Every seasoned chef understands the importance of using fresh, seasonal ingredients when preparing a dish, and coffee is no exception. However, unlike purchasing a delicately wrapped gourmet cheese or opening an expensive bottle of wine, the art of brewing a delicious cup of coffee involves a series of steps.
Matthew Lewin, Barista Champion and Coffee Consultant with more than ten years of experience in the specialty coffee industry, explains, “With coffee, it needs to come from the farm in beautifully produced condition, it needs to be roasted beautifully, it needs to be placed in a bag and aged, and then you’ve got the barista who needs to grind it.”
According to Lewin, the key to a fantastic brew is deciding which company to put your faith in. “Make sure they care about it, that it’s a fresh crop, that it’s delicious, and make friends with the barista so they can guide you,” he advises.
The coffee expert compares a grinder to a chef’s knife, saying, “You don’t need the best espresso machine or associated tools, but you do need an incredible grinder.” Lewin argues that quantities, duration, and temperature are additional success determinants.
Frequently, a coffee with a score of 95 will have the greatest clarity, sweetness, texture, flavor, and florality. – Matt Lewin
Even though the market is currently flooded with specialty coffee, those with the most refined palates can distinguish between a coffee with 90 points and one with 85 points.
“Often, a 95-point coffee will have the most extraordinary clarity, sweetness, texture, flavor, and floral aroma,” he says. It will simply increase the volume on everything.
As with many things in life, Google can be a useful resource when exploring the world of high-end coffee, but you should also consult a local barista for guidance.
Perhaps the greatest threat to the industry is posed by the effects of climate change and the COVID-19 pandemic, which have led to a 40 percent price increase.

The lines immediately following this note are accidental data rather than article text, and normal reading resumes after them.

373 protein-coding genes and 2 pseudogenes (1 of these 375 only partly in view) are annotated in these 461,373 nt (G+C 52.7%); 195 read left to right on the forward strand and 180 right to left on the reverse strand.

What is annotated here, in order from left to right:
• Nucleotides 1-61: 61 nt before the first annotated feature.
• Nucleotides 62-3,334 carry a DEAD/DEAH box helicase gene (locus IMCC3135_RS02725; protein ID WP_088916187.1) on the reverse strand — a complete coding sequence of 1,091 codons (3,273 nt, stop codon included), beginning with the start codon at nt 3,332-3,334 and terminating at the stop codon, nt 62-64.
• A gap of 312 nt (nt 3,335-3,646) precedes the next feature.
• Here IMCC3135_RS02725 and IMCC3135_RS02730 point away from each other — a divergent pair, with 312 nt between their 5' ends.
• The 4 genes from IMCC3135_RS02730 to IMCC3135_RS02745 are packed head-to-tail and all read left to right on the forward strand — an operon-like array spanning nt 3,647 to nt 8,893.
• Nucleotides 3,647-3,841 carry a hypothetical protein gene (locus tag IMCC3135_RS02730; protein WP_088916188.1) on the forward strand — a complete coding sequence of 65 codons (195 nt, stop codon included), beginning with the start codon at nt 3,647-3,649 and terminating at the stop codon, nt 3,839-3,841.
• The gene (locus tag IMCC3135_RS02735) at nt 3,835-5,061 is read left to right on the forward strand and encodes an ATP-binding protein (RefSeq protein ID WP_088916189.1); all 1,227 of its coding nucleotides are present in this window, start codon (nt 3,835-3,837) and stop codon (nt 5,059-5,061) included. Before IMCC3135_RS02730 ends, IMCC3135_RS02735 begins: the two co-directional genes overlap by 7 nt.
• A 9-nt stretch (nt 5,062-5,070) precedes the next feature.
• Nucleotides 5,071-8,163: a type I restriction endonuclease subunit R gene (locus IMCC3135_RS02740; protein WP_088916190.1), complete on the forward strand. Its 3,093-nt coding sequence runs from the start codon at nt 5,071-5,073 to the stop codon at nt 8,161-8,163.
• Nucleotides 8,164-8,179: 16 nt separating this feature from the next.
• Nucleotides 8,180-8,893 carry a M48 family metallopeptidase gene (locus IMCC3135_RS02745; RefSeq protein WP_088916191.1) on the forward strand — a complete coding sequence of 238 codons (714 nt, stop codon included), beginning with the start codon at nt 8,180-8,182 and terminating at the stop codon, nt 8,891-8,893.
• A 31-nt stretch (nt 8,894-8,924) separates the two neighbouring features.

Lewin states, “Brazil produces the most coffee in the world.” There have been frosts, droughts, and a variety of other climate-related impacts, all of which have decreased production.
Those who can overlook the fact that some exclusive coffees have been naturally processed by animals will discover that luxury coffee supports remote communities and raises industry standards.
Kopi Luwak, US$1,300 per kilogram Expensive coffee
If you have not yet tried this coffee, you should be aware that wild-sourced and farmed Kopi Luwak have distinct price tags and ethical implications. Civets, the animals responsible for Kopi Luwak, are caged and force-fed coffee cherries in order to maximize profit.
It is believed that the enzymatic process the coffee beans undergo as they travel through the civet’s digestive tract contributes to their mellow flavor and complex aroma. In addition, this tropical cat has a knack for selecting only the finest cherries, resulting in a superior brew. Kopi Luwak is primarily produced on the islands of Java, Bali, and Sumatra in Indonesia.
Black Ivory, US$2,500 per kilogram
Black Ivory Coffee is produced in a remote province in northern Thailand using minimal machinery and the natural digestion of elephants.
The vast majority of high-altitude Arabica cherries are lost during the selection process. Approximately 33 kilograms of raw cherries yield one kilogram of finished product, which is tended to by elephant caretakers and compensated high school students after the cherries have been digested by elephants. The supply of Black Ivory is determined by two factors: their appetite and the availability of coffee cherries.
This rare brew is primarily sold to five-star hotels and Michelin-starred restaurants, so sipping a cup is a chance to support rural communities while enjoying chocolate and spice notes without bitterness. However, the flavor is ultimately determined by the elephants’ digestive enzymes.
Saint Helena, US$494 per kilogram
Napoleon was exiled to the remote island of Saint Helena in the South Atlantic Ocean, which has one of the purest environments on earth. Green Tipped Bourbon Arabica is harvested, processed, and roasted in this region to bring out its distinctive qualities, which are revered by coffee enthusiasts. Saint Helena coffee, which is wet-processed with local spring water, has hints of black cherry and chocolate that hint at its Yemeni origins. This highly sought-after coffee was introduced by Starbucks in 2016 with a price tag of $80 for 250 grams.
Leslie Wolford, a Starbucks Coffee Quality Specialist, explains, “It is a delicate cup with floral aromas that transition into citrus fruit and caramel notes.”